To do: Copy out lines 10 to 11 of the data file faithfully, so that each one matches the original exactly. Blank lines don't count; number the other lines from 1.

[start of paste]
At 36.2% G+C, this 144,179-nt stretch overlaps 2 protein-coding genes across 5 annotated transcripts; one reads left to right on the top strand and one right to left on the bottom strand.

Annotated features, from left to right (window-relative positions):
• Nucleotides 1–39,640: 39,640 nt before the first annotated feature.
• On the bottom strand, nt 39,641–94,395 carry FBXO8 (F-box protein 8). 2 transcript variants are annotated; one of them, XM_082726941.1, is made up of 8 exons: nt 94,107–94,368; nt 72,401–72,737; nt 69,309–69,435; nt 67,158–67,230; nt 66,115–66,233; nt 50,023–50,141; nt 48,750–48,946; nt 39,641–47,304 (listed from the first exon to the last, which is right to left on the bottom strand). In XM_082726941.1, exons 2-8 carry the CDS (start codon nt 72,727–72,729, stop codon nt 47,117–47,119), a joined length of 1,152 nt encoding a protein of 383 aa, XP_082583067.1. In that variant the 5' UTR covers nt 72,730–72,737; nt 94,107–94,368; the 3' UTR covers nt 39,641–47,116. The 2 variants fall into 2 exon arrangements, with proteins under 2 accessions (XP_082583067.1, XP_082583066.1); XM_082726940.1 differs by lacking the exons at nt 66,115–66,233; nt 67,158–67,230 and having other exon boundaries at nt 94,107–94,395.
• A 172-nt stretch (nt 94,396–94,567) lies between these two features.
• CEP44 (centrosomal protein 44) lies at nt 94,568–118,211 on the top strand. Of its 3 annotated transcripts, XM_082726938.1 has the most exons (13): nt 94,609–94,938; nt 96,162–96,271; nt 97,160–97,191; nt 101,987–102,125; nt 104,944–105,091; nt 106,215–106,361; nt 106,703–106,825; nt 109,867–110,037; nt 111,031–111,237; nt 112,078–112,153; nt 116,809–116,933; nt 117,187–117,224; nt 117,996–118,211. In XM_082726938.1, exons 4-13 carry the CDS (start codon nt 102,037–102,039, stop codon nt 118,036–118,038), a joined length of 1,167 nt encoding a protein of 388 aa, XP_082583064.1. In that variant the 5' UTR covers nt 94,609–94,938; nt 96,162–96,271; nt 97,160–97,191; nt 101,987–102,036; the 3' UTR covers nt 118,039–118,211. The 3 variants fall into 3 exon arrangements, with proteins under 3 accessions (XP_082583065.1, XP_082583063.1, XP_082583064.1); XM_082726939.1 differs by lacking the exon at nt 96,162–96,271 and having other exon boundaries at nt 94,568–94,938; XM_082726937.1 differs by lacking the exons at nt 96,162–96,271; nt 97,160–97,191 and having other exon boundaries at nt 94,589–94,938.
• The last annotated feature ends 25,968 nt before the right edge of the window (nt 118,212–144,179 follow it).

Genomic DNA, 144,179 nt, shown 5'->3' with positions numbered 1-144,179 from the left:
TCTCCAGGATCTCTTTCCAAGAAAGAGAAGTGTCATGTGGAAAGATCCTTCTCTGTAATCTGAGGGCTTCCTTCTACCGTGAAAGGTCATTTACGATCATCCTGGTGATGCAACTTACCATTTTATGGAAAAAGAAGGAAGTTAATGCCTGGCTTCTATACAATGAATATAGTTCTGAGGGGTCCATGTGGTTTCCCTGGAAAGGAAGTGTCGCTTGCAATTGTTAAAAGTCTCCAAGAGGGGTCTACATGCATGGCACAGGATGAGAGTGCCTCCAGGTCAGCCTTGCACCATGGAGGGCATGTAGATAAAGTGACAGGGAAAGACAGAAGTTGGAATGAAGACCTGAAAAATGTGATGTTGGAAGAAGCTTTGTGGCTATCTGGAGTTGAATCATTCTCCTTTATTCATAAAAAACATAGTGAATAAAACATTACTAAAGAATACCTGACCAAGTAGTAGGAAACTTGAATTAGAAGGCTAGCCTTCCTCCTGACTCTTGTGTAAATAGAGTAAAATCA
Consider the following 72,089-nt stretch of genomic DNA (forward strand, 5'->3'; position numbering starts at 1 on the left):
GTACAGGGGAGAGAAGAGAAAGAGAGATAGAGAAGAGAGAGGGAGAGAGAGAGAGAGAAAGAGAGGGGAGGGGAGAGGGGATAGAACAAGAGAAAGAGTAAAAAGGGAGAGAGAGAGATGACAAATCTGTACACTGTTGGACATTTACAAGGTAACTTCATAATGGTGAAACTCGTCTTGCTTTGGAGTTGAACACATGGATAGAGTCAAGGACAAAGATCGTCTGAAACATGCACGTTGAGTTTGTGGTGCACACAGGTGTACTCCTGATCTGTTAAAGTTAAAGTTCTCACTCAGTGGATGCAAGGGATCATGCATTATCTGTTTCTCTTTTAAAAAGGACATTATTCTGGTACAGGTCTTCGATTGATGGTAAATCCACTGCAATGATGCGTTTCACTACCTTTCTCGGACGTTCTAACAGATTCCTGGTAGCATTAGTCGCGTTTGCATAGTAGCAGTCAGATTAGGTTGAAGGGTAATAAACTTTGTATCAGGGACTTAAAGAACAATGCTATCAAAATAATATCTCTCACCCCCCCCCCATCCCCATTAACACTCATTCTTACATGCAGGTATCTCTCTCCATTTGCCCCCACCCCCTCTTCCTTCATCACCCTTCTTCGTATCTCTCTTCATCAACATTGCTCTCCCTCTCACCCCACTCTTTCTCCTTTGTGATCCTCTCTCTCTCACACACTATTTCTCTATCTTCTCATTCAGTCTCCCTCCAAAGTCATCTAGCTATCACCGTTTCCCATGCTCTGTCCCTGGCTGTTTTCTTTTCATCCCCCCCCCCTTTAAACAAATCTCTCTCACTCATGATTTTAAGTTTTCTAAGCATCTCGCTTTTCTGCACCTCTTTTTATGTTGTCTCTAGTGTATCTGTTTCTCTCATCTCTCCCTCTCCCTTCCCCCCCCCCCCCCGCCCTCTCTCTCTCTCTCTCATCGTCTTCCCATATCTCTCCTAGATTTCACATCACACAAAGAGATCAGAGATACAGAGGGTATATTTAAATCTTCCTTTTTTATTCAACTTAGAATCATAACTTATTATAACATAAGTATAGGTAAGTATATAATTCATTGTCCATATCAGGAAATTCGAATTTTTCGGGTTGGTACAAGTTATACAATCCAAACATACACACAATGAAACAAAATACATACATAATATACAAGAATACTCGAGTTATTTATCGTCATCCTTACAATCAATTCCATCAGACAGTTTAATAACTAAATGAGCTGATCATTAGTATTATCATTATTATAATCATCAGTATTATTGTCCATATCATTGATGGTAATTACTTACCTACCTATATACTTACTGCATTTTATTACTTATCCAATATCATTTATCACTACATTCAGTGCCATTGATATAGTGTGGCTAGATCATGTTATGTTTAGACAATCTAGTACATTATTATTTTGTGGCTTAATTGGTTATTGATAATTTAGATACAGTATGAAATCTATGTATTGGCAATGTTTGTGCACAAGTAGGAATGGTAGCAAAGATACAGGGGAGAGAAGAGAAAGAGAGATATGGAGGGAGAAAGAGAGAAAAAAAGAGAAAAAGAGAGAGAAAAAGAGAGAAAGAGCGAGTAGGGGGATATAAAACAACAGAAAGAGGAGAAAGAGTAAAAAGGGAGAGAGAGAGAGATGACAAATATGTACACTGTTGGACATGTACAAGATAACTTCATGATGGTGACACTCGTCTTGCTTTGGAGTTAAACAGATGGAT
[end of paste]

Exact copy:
Consider the following 72,089-nt stretch of genomic DNA (forward strand, 5'->3'; position numbering starts at 1 on the left):
GTACAGGGGAGAGAAGAGAAAGAGAGATAGAGAAGAGAGAGGGAGAGAGAGAGAGAGAAAGAGAGGGGAGGGGAGAGGGGATAGAACAAGAGAAAGAGTAAAAAGGGAGAGAGAGAGATGACAAATCTGTACACTGTTGGACATTTACAAGGTAACTTCATAATGGTGAAACTCGTCTTGCTTTGGAGTTGAACACATGGATAGAGTCAAGGACAAAGATCGTCTGAAACATGCACGTTGAGTTTGTGGTGCACACAGGTGTACTCCTGATCTGTTAAAGTTAAAGTTCTCACTCAGTGGATGCAAGGGATCATGCATTATCTGTTTCTCTTTTAAAAAGGACATTATTCTGGTACAGGTCTTCGATTGATGGTAAATCCACTGCAATGATGCGTTTCACTACCTTTCTCGGACGTTCTAACAGATTCCTGGTAGCATTAGTCGCGTTTGCATAGTAGCAGTCAGATTAGGTTGAAGGGTAATAAACTTTGTATCAGGGACTTAAAGAACAATGCTATCAAAATAATATCTCTCACCCCCCCCCCATCCCCATTAACACTCATTCTTACATGCAGGTATCTCTCTCCATTTGCCCCCACCCCCTCTTCCTTCATCACCCTTCTTCGTATCTCTCTTCATCAACATTGCTCTCCCTCTCACCCCACTCTTTCTCCTTTGTGATCCTCTCTCTCTCACACACTATTTCTCTATCTTCTCATTCAGTCTCCCTCCAAAGTCATCTAGCTATCACCGTTTCCCATGCTCTGTCCCTGGCTGTTTTCTTTTCATCCCCCCCCCCTTTAAACAAATCTCTCTCACTCATGATTTTAAGTTTTCTAAGCATCTCGCTTTTCTGCACCTCTTTTTATGTTGTCTCTAGTGTATCTGTTTCTCTCATCTCTCCCTCTCCCTTCCCCCCCCCCCCCCGCCCTCTCTCTCTCTCTCTCATCGTCTTCCCATATCTCTCCTAGATTTCACATCACACAAAGAGATCAGAGATACAGAGGGTATATTTAAATCTTCCTTTTTTATTCAACTTAGAATCATAACTTATTATAACATAAGTATAGGTAAGTATATAATTCATTGTCCATATCAGGAAATTCGAATTTTTCGGGTTGGTACAAGTTATACAATCCAAACATACACACAATGAAACAAAATACATACATAATATACAAGAATACTCGAGTTATTTATCGTCATCCTTACAATCAATTCCATCAGACAGTTTAATAACTAAATGAGCTGATCATTAGTATTATCATTATTATAATCATCAGTATTATTGTCCATATCATTGATGGTAATTACTTACCTACCTATATACTTACTGCATTTTATTACTTATCCAATATCATTTATCACTACATTCAGTGCCATTGATATAGTGTGGCTAGATCATGTTATGTTTAGACAATCTAGTACATTATTATTTTGTGGCTTAATTGGTTATTGATAATTTAGATACAGTATGAAATCTATGTATTGGCAATGTTTGTGCACAAGTAGGAATGGTAGCAAAGATACAGGGGAGAGAAGAGAAAGAGAGATATGGAGGGAGAAAGAGAGAAAAAAAGAGAAAAAGAGAGAGAAAAAGAGAGAAAGAGCGAGTAGGGGGATATAAAACAACAGAAAGAGGAGAAAGAGTAAAAAGGGAGAGAGAGAGAGATGACAAATATGTACACTGTTGGACATGTACAAGATAACTTCATGATGGTGACACTCGTCTTGCTTTGGAGTTAAACAGATGGAT